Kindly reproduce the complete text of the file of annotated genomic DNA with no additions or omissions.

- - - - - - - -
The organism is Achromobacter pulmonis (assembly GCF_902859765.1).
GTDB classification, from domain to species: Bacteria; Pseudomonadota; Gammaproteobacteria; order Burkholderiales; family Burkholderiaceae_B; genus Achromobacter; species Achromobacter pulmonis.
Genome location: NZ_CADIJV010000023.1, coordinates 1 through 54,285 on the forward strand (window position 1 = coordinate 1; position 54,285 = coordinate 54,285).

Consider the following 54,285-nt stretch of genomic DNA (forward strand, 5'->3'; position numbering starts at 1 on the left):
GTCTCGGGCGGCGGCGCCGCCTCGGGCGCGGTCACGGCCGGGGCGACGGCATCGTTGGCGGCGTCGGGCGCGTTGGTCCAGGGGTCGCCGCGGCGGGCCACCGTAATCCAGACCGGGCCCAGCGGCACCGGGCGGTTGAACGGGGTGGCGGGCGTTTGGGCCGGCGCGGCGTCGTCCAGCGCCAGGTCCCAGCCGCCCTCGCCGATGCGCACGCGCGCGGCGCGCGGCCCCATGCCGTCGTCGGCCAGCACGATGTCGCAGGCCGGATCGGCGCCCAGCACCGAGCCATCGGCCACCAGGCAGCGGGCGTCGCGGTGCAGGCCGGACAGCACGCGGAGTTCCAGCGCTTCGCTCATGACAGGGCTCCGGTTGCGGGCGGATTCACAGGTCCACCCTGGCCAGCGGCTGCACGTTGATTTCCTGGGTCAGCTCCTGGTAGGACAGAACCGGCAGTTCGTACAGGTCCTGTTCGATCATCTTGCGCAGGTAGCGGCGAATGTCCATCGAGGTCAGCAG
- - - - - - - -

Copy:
The organism is Achromobacter pulmonis (assembly GCF_902859765.1).
GTDB classification, from domain to species: Bacteria; Pseudomonadota; Gammaproteobacteria; order Burkholderiales; family Burkholderiaceae_B; genus Achromobacter; species Achromobacter pulmonis.
Genome location: NZ_CADIJV010000023.1, coordinates 1 through 54,285 on the forward strand (window position 1 = coordinate 1; position 54,285 = coordinate 54,285).

Consider the following 54,285-nt stretch of genomic DNA (forward strand, 5'->3'; position numbering starts at 1 on the left):
GTCTCGGGCGGCGGCGCCGCCTCGGGCGCGGTCACGGCCGGGGCGACGGCATCGTTGGCGGCGTCGGGCGCGTTGGTCCAGGGGTCGCCGCGGCGGGCCACCGTAATCCAGACCGGGCCCAGCGGCACCGGGCGGTTGAACGGGGTGGCGGGCGTTTGGGCCGGCGCGGCGTCGTCCAGCGCCAGGTCCCAGCCGCCCTCGCCGATGCGCACGCGCGCGGCGCGCGGCCCCATGCCGTCGTCGGCCAGCACGATGTCGCAGGCCGGATCGGCGCCCAGCACCGAGCCATCGGCCACCAGGCAGCGGGCGTCGCGGTGCAGGCCGGACAGCACGCGGAGTTCCAGCGCTTCGCTCATGACAGGGCTCCGGTTGCGGGCGGATTCACAGGTCCACCCTGGCCAGCGGCTGCACGTTGATTTCCTGGGTCAGCTCCTGGTAGGACAGAACCGGCAGTTCGTACAGGTCCTGTTCGATCATCTTGCGCAGGTAGCGGCGAATGTCCATCGAGGTCAGCAG